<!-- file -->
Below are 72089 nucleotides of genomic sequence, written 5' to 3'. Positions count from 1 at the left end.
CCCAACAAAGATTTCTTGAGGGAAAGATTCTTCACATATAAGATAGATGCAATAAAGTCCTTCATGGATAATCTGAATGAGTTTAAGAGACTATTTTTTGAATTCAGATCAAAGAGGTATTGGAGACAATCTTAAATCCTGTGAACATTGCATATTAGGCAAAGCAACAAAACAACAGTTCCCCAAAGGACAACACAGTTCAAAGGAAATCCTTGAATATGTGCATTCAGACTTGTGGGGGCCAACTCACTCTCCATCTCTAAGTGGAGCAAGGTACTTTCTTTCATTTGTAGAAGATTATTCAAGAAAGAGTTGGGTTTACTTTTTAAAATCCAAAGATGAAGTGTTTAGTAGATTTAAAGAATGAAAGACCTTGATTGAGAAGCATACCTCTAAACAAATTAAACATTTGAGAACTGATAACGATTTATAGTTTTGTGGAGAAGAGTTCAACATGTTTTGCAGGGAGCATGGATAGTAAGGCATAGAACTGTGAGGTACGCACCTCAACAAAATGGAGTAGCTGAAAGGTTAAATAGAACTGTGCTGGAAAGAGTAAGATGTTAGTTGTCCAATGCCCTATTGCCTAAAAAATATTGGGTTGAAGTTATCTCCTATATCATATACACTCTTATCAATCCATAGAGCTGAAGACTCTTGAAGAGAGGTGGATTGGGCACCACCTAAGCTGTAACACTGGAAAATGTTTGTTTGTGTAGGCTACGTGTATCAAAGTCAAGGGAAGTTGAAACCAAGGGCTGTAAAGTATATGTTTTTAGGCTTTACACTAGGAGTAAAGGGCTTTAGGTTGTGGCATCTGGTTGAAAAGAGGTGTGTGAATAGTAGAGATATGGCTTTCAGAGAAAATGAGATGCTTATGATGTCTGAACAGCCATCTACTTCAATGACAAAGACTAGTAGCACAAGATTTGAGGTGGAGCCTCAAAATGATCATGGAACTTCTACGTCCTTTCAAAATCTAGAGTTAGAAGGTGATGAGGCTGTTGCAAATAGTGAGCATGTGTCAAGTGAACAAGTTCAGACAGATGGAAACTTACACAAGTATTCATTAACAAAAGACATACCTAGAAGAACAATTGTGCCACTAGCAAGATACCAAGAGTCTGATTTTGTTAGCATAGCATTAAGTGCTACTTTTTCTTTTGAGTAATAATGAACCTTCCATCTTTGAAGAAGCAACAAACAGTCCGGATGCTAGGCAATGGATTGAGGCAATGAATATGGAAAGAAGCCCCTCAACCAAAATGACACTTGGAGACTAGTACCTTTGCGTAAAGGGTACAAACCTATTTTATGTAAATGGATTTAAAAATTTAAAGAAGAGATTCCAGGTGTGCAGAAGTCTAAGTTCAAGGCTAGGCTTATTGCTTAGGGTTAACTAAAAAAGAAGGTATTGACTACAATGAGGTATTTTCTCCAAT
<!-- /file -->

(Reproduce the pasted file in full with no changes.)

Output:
Below are 72089 nucleotides of genomic sequence, written 5' to 3'. Positions count from 1 at the left end.
CCCAACAAAGATTTCTTGAGGGAAAGATTCTTCACATATAAGATAGATGCAATAAAGTCCTTCATGGATAATCTGAATGAGTTTAAGAGACTATTTTTTGAATTCAGATCAAAGAGGTATTGGAGACAATCTTAAATCCTGTGAACATTGCATATTAGGCAAAGCAACAAAACAACAGTTCCCCAAAGGACAACACAGTTCAAAGGAAATCCTTGAATATGTGCATTCAGACTTGTGGGGGCCAACTCACTCTCCATCTCTAAGTGGAGCAAGGTACTTTCTTTCATTTGTAGAAGATTATTCAAGAAAGAGTTGGGTTTACTTTTTAAAATCCAAAGATGAAGTGTTTAGTAGATTTAAAGAATGAAAGACCTTGATTGAGAAGCATACCTCTAAACAAATTAAACATTTGAGAACTGATAACGATTTATAGTTTTGTGGAGAAGAGTTCAACATGTTTTGCAGGGAGCATGGATAGTAAGGCATAGAACTGTGAGGTACGCACCTCAACAAAATGGAGTAGCTGAAAGGTTAAATAGAACTGTGCTGGAAAGAGTAAGATGTTAGTTGTCCAATGCCCTATTGCCTAAAAAATATTGGGTTGAAGTTATCTCCTATATCATATACACTCTTATCAATCCATAGAGCTGAAGACTCTTGAAGAGAGGTGGATTGGGCACCACCTAAGCTGTAACACTGGAAAATGTTTGTTTGTGTAGGCTACGTGTATCAAAGTCAAGGGAAGTTGAAACCAAGGGCTGTAAAGTATATGTTTTTAGGCTTTACACTAGGAGTAAAGGGCTTTAGGTTGTGGCATCTGGTTGAAAAGAGGTGTGTGAATAGTAGAGATATGGCTTTCAGAGAAAATGAGATGCTTATGATGTCTGAACAGCCATCTACTTCAATGACAAAGACTAGTAGCACAAGATTTGAGGTGGAGCCTCAAAATGATCATGGAACTTCTACGTCCTTTCAAAATCTAGAGTTAGAAGGTGATGAGGCTGTTGCAAATAGTGAGCATGTGTCAAGTGAACAAGTTCAGACAGATGGAAACTTACACAAGTATTCATTAACAAAAGACATACCTAGAAGAACAATTGTGCCACTAGCAAGATACCAAGAGTCTGATTTTGTTAGCATAGCATTAAGTGCTACTTTTTCTTTTGAGTAATAATGAACCTTCCATCTTTGAAGAAGCAACAAACAGTCCGGATGCTAGGCAATGGATTGAGGCAATGAATATGGAAAGAAGCCCCTCAACCAAAATGACACTTGGAGACTAGTACCTTTGCGTAAAGGGTACAAACCTATTTTATGTAAATGGATTTAAAAATTTAAAGAAGAGATTCCAGGTGTGCAGAAGTCTAAGTTCAAGGCTAGGCTTATTGCTTAGGGTTAACTAAAAAAGAAGGTATTGACTACAATGAGGTATTTTCTCCAAT